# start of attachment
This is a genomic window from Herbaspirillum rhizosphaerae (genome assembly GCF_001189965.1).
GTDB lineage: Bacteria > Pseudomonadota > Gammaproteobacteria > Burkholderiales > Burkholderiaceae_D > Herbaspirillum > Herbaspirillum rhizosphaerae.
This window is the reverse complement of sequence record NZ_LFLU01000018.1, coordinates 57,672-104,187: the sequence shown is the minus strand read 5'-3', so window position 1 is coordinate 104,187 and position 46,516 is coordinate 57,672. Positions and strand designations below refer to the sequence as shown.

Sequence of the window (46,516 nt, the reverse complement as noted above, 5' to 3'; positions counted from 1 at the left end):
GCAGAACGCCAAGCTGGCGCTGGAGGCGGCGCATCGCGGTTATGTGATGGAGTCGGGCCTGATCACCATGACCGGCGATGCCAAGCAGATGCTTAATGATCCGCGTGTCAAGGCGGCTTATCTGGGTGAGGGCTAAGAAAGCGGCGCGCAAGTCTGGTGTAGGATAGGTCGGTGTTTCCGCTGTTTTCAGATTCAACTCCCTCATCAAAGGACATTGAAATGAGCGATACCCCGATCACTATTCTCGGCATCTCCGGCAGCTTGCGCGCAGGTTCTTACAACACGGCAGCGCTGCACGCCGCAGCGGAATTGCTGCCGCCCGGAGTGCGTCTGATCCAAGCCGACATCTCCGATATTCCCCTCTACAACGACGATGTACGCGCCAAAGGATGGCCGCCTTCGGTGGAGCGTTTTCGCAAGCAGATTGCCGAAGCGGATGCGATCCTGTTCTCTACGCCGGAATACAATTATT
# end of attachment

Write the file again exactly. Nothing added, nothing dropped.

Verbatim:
This is a genomic window from Herbaspirillum rhizosphaerae (genome assembly GCF_001189965.1).
GTDB lineage: Bacteria > Pseudomonadota > Gammaproteobacteria > Burkholderiales > Burkholderiaceae_D > Herbaspirillum > Herbaspirillum rhizosphaerae.
This window is the reverse complement of sequence record NZ_LFLU01000018.1, coordinates 57,672-104,187: the sequence shown is the minus strand read 5'-3', so window position 1 is coordinate 104,187 and position 46,516 is coordinate 57,672. Positions and strand designations below refer to the sequence as shown.

Sequence of the window (46,516 nt, the reverse complement as noted above, 5' to 3'; positions counted from 1 at the left end):
GCAGAACGCCAAGCTGGCGCTGGAGGCGGCGCATCGCGGTTATGTGATGGAGTCGGGCCTGATCACCATGACCGGCGATGCCAAGCAGATGCTTAATGATCCGCGTGTCAAGGCGGCTTATCTGGGTGAGGGCTAAGAAAGCGGCGCGCAAGTCTGGTGTAGGATAGGTCGGTGTTTCCGCTGTTTTCAGATTCAACTCCCTCATCAAAGGACATTGAAATGAGCGATACCCCGATCACTATTCTCGGCATCTCCGGCAGCTTGCGCGCAGGTTCTTACAACACGGCAGCGCTGCACGCCGCAGCGGAATTGCTGCCGCCCGGAGTGCGTCTGATCCAAGCCGACATCTCCGATATTCCCCTCTACAACGACGATGTACGCGCCAAAGGATGGCCGCCTTCGGTGGAGCGTTTTCGCAAGCAGATTGCCGAAGCGGATGCGATCCTGTTCTCTACGCCGGAATACAATTATT